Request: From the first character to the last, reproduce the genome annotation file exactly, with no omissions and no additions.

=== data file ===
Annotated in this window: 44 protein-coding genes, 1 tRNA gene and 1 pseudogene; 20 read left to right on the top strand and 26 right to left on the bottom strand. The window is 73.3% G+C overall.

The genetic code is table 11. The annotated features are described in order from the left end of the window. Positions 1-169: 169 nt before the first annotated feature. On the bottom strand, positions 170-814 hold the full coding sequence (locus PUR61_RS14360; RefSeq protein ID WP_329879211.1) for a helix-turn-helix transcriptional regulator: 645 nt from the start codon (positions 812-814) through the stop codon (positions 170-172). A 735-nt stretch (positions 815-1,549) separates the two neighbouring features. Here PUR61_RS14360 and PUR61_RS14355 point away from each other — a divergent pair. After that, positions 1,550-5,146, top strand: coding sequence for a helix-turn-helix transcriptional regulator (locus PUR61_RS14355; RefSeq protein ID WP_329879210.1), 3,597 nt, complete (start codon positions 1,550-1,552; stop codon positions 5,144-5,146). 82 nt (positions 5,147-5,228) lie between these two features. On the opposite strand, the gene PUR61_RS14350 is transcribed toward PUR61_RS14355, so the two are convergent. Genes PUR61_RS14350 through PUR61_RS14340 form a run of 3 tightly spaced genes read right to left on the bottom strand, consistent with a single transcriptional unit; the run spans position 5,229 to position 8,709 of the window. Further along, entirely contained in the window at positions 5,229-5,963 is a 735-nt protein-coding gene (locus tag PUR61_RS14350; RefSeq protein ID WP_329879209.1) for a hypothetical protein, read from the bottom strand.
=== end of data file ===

Annotated in this window: 44 protein-coding genes, 1 tRNA gene and 1 pseudogene; 20 read left to right on the top strand and 26 right to left on the bottom strand. The window is 73.3% G+C overall.

The genetic code is table 11. The annotated features are described in order from the left end of the window. Positions 1-169: 169 nt before the first annotated feature. On the bottom strand, positions 170-814 hold the full coding sequence (locus PUR61_RS14360; RefSeq protein ID WP_329879211.1) for a helix-turn-helix transcriptional regulator: 645 nt from the start codon (positions 812-814) through the stop codon (positions 170-172). A 735-nt stretch (positions 815-1,549) separates the two neighbouring features. Here PUR61_RS14360 and PUR61_RS14355 point away from each other — a divergent pair. After that, positions 1,550-5,146, top strand: coding sequence for a helix-turn-helix transcriptional regulator (locus PUR61_RS14355; RefSeq protein ID WP_329879210.1), 3,597 nt, complete (start codon positions 1,550-1,552; stop codon positions 5,144-5,146). 82 nt (positions 5,147-5,228) lie between these two features. On the opposite strand, the gene PUR61_RS14350 is transcribed toward PUR61_RS14355, so the two are convergent. Genes PUR61_RS14350 through PUR61_RS14340 form a run of 3 tightly spaced genes read right to left on the bottom strand, consistent with a single transcriptional unit; the run spans position 5,229 to position 8,709 of the window. Further along, entirely contained in the window at positions 5,229-5,963 is a 735-nt protein-coding gene (locus tag PUR61_RS14350; RefSeq protein ID WP_329879209.1) for a hypothetical protein, read from the bottom strand.